Collin Constantine & Giorgos Gouzoulis
COLLIN CONSTANTINE & GIORGOS GOUZOULIS
Small Group Project 2021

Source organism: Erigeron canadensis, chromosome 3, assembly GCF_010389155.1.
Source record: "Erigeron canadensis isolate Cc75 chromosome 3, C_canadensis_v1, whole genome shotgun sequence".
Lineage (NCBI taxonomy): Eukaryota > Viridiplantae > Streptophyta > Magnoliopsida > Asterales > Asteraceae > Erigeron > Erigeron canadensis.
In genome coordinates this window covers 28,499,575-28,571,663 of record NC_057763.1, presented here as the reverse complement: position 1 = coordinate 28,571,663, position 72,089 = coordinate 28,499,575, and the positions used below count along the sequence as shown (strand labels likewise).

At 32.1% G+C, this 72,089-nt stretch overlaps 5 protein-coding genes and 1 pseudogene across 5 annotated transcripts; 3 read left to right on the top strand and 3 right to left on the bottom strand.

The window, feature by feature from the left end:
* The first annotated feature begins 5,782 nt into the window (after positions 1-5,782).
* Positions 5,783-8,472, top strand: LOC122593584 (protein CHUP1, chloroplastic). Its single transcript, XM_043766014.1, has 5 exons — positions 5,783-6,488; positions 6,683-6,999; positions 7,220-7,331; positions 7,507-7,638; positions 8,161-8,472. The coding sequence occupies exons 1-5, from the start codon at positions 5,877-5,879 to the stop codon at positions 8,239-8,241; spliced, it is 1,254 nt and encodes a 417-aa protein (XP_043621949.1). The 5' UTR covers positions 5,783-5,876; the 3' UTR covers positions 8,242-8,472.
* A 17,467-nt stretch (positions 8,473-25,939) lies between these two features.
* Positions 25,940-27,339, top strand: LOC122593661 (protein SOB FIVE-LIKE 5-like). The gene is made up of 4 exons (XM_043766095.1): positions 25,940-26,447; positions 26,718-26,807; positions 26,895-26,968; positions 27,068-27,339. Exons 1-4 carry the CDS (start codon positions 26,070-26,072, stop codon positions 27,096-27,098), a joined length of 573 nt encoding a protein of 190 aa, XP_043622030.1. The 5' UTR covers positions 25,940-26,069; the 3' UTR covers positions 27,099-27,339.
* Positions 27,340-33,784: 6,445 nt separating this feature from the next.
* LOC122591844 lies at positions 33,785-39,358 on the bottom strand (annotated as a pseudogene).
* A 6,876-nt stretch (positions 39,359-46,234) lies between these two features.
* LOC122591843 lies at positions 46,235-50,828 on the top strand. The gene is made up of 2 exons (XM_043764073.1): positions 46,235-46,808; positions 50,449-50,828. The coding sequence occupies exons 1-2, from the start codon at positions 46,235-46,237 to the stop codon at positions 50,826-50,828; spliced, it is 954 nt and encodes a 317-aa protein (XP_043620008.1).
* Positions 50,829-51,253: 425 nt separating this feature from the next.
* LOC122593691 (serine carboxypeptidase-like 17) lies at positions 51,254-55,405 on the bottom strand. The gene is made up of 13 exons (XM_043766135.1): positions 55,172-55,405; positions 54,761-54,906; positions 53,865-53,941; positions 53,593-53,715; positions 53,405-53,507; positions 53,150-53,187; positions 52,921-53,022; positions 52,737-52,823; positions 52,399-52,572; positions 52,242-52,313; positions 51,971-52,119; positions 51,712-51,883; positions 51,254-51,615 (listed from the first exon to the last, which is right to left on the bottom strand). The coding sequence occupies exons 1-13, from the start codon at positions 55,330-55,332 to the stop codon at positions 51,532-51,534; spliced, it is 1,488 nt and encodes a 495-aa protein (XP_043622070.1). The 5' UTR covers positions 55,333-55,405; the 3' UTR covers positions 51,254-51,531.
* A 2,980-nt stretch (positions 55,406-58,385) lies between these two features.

This research looks at the cases of Jamaica and Trinidad & Tobago – extreme examples of trade openness – and employs a mixed-methods approach to understand the drivers of their functional income distribution. We are especially interested in how trade openness, finance, remittances, ethnic and gender diversity affect their wage shares. This is an important departure from the existing literature, which largely focuses on advanced countries and the class dimension of income inequality. To this end, a burgeoning body of empirical work –pooled statistical analyses – provides compelling evidence on how broader economic liberalisation has contributed to rising income inequalities during the last four decades. However, this empirical approach of panel studies overlooks numerous cross and intra-regional institutional diversities that regulate functional income inequality. Our times series empirical approach, which is combined with historicised comparative political economy analyses, is a small step in making the case for country-level studies, to better understand how countries with different politico-socio-economic institutions can produce similar or different inequality dynamics. In our view, the two island case studies can offer a nuanced understanding of the key issues relating to the globalisation-inequality nexus, and social stratification and income inequality. For example, in our research, we motivate the history of our two country studies to identify those institutional arrangements that maintained extreme openness and social cohesion. Finally, this study is the first step in a larger research project that examines income inequality dynamics in a number of developing regions. The workshop event of this project brings together global thinkers in the field of income inequality, and we hope this nurture new academic collaborations and joint research grant applications.